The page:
The Little Black Book of Marijuana

Peter Pauper Press, Inc.
109
Free sample

This concise guide to cannabis delves into pot culture and history, from Herodotus To The hippies and beyond. it also covers the essentials of using, cultivating, and cooking with weed; identifying pot varieties; and understanding legal and health issues. Handy and To The point, The Little Black Book of Marijuana gives you "the dope" on pot, from possible side effects and risks to medical uses and their efficacy. Learn about cannabis history And The issues around its legalization. Includes full-color photos of marijuana varieties.
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About the author

Author Steve Elliott is a journalist and editor of the Village Voice Media blog "Toke of the Town: Cannabis Culture News and Views." His specialties are drug policy reform, medical marijuana, and marijuana legislation. Steve is also the cannabis/dispensary critic for Seattle Weekly print and Web column "Toke Signals." Steve is based in the Greater Seattle area.

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4.2
109 total
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Additional Information

Publisher
Peter Pauper Press, Inc.
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Published on
Jun 26, 2011
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Pages
160
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ISBN
9781441307262
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Language
English
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Genres
Medical / Pharmacology
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Content Protection
This content is DRM protected.
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Read Aloud
Available on Android devices
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Eligible for Family Library

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Marijuana is the world's most popular illicit drug, with hundreds of millions of regular users worldwide. One in three Americans has smoked pot at least once. The Drug Enforcement Agency estimates that Americans smoke five million pounds of marijuana each year. And yet marijuana remains largely misunderstood by both its advocates and its detractors. To some, marijuana is an insidious "stepping-stone" drug, enticing the inexperienced and paving the way to the inevitable abuse of harder drugs. To others, medical marijuana is an organic means of easing the discomfort or stimulating the appetite of the gravely ill. Others still view marijuana, like alcohol, as a largely harmless indulgence, dangerous only when used immoderately. All sides of the debate have appropriated the scientific evidence on marijuana to satisfy their claims. What then are we to make of these conflicting portrayals of a drug with historical origins dating back to 8,000 B.C.? Understanding Marijuana examines the biological, psychological, and societal impact of this controversial substance. What are the effects, for mind and body, of long-term use? Are smokers of marijuana more likely than non-users to abuse cocaine and heroine? What effect has the increasing potency of marijuana in recent years had on users and on use? Does our current legal policy toward marijuana make sense? Earleywine separates science from opinion to show how marijuana defies easy dichotomies. Tracing the medical and political debates surrounding marijuana in a balanced, objective fashion, this book will be the definitive primer on our most controversial and widely used illicit substance.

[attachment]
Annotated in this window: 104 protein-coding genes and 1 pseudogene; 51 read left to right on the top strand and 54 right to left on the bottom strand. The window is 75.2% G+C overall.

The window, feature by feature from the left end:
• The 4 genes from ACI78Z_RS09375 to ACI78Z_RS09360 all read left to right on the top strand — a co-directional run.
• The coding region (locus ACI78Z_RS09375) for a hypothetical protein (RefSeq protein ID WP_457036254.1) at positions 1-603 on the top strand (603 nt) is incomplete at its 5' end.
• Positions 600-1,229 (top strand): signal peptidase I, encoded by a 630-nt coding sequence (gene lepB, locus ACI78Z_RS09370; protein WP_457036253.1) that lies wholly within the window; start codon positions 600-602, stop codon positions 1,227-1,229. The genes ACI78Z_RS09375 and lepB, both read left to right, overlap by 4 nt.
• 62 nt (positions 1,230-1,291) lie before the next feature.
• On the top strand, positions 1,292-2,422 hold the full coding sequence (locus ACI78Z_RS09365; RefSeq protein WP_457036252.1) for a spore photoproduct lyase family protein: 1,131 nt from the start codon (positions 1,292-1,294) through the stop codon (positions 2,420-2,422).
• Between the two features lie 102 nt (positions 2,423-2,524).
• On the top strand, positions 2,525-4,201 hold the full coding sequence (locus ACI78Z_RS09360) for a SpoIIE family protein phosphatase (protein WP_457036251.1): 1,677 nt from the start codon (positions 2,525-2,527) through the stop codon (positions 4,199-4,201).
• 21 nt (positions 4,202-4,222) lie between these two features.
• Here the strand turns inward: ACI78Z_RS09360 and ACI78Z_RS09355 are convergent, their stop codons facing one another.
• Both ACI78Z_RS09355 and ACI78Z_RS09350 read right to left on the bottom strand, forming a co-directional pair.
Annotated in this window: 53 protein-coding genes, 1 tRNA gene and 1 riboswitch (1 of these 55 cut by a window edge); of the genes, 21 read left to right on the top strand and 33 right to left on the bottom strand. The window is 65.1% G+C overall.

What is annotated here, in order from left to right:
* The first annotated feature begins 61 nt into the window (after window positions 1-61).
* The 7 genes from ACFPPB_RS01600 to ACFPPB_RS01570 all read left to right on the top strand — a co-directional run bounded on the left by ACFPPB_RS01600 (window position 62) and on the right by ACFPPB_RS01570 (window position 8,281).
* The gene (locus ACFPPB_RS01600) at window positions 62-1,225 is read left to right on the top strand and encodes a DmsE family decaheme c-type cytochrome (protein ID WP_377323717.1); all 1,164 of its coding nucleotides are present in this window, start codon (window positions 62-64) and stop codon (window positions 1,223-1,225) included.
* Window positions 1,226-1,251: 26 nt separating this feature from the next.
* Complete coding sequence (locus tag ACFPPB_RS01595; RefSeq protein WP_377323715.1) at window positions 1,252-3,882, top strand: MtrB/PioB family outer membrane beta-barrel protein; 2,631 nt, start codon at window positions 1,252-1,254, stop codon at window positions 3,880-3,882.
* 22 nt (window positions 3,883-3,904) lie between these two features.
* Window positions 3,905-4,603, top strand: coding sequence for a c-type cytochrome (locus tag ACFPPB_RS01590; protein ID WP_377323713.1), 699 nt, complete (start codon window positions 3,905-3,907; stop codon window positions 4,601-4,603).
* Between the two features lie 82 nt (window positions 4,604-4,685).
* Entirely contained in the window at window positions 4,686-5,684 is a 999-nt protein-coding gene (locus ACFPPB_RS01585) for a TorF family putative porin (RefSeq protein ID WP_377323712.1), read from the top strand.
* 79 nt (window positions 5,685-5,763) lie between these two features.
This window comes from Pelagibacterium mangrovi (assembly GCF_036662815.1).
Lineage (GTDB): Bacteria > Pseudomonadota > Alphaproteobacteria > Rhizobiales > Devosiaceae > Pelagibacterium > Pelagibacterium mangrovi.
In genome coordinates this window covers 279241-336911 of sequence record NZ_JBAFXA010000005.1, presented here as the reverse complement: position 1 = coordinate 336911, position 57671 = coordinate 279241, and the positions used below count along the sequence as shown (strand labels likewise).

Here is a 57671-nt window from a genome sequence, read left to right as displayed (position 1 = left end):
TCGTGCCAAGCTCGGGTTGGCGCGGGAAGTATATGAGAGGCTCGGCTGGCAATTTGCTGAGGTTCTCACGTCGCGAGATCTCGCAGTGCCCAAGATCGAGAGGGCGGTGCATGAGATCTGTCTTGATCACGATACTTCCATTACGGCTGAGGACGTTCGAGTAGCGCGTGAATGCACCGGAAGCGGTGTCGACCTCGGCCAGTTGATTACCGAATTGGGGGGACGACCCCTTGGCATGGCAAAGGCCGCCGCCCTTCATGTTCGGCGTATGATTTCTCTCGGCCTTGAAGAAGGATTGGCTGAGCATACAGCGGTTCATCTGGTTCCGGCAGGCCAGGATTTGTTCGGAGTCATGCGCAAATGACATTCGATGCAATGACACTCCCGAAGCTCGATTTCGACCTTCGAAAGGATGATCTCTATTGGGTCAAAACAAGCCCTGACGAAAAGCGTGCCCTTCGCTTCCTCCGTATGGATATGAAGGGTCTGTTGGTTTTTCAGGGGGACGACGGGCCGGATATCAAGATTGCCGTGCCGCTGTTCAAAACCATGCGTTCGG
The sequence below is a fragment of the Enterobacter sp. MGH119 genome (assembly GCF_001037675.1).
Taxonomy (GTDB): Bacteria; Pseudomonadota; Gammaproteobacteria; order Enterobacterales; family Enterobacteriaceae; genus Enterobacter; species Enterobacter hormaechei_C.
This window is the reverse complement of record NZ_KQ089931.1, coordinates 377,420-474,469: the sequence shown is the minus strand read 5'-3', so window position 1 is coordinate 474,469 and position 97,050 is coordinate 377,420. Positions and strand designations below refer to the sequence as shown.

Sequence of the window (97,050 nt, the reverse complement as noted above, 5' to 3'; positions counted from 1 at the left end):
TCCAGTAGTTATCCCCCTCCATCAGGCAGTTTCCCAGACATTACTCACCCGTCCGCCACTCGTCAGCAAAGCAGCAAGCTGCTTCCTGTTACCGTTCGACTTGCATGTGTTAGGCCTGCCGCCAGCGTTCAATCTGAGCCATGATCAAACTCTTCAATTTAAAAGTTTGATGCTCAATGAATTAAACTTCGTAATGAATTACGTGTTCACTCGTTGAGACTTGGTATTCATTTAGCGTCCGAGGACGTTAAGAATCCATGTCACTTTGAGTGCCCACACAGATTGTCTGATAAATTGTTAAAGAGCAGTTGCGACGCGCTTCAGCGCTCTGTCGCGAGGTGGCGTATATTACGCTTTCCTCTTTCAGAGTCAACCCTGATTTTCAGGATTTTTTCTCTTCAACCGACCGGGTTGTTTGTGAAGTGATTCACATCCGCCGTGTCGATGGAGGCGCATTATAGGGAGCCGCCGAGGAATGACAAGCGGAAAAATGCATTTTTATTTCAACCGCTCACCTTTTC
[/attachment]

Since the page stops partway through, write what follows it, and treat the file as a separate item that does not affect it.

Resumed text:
A NEW YORK TIMES BESTSELLER

From an award-winning journalist, an explosive narrative investigation of the generic drug boom that reveals fraud and life-threatening dangers on a global scale—The Jungle for pharmaceuticals

Many have hailed the widespread use of generic drugs as one of the most important public-health developments of the twenty-first century. Today, almost 90 percent of our pharmaceutical market is comprised of generics, the majority of which are manufactured overseas. We have been reassured by our doctors, our pharmacists and our regulators that generic drugs are identical to their brand-name counterparts, just less expensive. But is this really true?

Katherine Eban’s Bottle of Lies exposes the deceit behind generic-drug manufacturing—and the attendant risks for global health. Drawing on exclusive accounts from whistleblowers and regulators, as well as thousands of pages of confidential FDA documents, Eban reveals an industry where fraud is rampant, companies routinely falsify data, and executives circumvent almost every principle of safe manufacturing to minimize cost and maximize profit, confident in their ability to fool inspectors. Meanwhile, patients unwittingly consume medicine with unpredictable and dangerous effects.

The story of generic drugs is truly global. It connects middle America to China, India, sub-Saharan Africa and Brazil, and represents the ultimate litmus test of globalization: what are the risks of moving drug manufacturing offshore, and are they worth the savings? 

A decade-long investigation with international sweep, high-stakes brinkmanship and big money at its core, Bottle of Lies reveals how the world’s greatest public-health innovation has become one of its most astonishing swindles.

 

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